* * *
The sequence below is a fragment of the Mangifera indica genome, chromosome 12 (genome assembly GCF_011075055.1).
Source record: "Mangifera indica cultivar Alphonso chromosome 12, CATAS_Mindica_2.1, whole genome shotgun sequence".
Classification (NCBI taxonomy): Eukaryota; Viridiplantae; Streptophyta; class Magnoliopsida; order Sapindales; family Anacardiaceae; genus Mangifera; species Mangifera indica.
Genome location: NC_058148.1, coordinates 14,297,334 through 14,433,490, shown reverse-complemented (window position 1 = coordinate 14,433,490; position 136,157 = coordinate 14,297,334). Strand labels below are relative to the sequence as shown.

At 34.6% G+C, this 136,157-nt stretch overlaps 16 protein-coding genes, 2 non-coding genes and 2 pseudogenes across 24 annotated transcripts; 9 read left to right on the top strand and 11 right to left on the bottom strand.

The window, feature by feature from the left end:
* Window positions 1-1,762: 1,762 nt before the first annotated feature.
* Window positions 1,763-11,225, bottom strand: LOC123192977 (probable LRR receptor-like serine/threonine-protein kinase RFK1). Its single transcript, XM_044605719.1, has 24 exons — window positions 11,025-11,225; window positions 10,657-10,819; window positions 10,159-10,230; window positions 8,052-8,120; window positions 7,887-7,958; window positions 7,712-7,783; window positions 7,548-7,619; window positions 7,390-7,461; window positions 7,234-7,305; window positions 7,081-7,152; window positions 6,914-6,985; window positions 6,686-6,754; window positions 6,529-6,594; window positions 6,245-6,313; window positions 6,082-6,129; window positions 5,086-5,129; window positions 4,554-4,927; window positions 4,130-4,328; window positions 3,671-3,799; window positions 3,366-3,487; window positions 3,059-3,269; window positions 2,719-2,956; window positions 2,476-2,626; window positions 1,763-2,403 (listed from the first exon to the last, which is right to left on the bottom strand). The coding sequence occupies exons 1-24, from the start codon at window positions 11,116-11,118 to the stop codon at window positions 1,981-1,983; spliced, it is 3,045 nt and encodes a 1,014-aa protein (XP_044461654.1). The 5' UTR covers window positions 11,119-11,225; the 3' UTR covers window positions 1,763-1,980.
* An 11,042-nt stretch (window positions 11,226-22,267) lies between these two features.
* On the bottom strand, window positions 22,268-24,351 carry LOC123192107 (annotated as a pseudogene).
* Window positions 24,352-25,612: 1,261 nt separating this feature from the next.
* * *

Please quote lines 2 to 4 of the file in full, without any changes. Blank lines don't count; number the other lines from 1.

Source record: "Mangifera indica cultivar Alphonso chromosome 12, CATAS_Mindica_2.1, whole genome shotgun sequence".
Classification (NCBI taxonomy): Eukaryota; Viridiplantae; Streptophyta; class Magnoliopsida; order Sapindales; family Anacardiaceae; genus Mangifera; species Mangifera indica.
Genome location: NC_058148.1, coordinates 14,297,334 through 14,433,490, shown reverse-complemented (window position 1 = coordinate 14,433,490; position 136,157 = coordinate 14,297,334). Strand labels below are relative to the sequence as shown.